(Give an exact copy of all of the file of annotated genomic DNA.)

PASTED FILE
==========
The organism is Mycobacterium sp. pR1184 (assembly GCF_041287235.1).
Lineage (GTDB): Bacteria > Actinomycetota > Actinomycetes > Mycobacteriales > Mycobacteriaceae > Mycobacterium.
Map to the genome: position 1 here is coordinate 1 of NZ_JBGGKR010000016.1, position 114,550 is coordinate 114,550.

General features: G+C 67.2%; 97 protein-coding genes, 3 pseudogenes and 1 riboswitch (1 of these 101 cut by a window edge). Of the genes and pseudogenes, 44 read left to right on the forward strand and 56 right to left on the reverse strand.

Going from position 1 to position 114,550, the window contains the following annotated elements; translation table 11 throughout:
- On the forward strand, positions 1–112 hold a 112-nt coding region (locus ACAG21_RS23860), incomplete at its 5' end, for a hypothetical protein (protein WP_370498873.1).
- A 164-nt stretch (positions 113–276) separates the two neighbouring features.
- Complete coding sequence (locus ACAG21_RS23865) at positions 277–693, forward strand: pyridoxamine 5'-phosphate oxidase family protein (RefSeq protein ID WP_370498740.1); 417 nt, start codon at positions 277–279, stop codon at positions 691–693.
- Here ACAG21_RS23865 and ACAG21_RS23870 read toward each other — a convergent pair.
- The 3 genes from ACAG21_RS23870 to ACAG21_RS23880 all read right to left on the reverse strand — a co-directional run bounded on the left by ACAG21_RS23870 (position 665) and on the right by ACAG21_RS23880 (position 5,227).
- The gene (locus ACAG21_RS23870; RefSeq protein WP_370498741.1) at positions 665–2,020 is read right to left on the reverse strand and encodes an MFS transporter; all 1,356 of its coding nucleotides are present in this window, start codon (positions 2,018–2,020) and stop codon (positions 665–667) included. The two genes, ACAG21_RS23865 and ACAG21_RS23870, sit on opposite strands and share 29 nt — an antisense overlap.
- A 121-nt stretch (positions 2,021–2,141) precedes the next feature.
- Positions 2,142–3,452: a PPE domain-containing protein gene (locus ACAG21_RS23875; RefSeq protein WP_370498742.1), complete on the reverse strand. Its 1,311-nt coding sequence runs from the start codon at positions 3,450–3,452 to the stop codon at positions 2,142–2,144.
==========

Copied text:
The organism is Mycobacterium sp. pR1184 (assembly GCF_041287235.1).
Lineage (GTDB): Bacteria > Actinomycetota > Actinomycetes > Mycobacteriales > Mycobacteriaceae > Mycobacterium.
Map to the genome: position 1 here is coordinate 1 of NZ_JBGGKR010000016.1, position 114,550 is coordinate 114,550.

General features: G+C 67.2%; 97 protein-coding genes, 3 pseudogenes and 1 riboswitch (1 of these 101 cut by a window edge). Of the genes and pseudogenes, 44 read left to right on the forward strand and 56 right to left on the reverse strand.

Going from position 1 to position 114,550, the window contains the following annotated elements; translation table 11 throughout:
- On the forward strand, positions 1–112 hold a 112-nt coding region (locus ACAG21_RS23860), incomplete at its 5' end, for a hypothetical protein (protein WP_370498873.1).
- A 164-nt stretch (positions 113–276) separates the two neighbouring features.
- Complete coding sequence (locus ACAG21_RS23865) at positions 277–693, forward strand: pyridoxamine 5'-phosphate oxidase family protein (RefSeq protein ID WP_370498740.1); 417 nt, start codon at positions 277–279, stop codon at positions 691–693.
- Here ACAG21_RS23865 and ACAG21_RS23870 read toward each other — a convergent pair.
- The 3 genes from ACAG21_RS23870 to ACAG21_RS23880 all read right to left on the reverse strand — a co-directional run bounded on the left by ACAG21_RS23870 (position 665) and on the right by ACAG21_RS23880 (position 5,227).
- The gene (locus ACAG21_RS23870; RefSeq protein WP_370498741.1) at positions 665–2,020 is read right to left on the reverse strand and encodes an MFS transporter; all 1,356 of its coding nucleotides are present in this window, start codon (positions 2,018–2,020) and stop codon (positions 665–667) included. The two genes, ACAG21_RS23865 and ACAG21_RS23870, sit on opposite strands and share 29 nt — an antisense overlap.
- A 121-nt stretch (positions 2,021–2,141) precedes the next feature.
- Positions 2,142–3,452: a PPE domain-containing protein gene (locus ACAG21_RS23875; RefSeq protein WP_370498742.1), complete on the reverse strand. Its 1,311-nt coding sequence runs from the start codon at positions 3,450–3,452 to the stop codon at positions 2,142–2,144.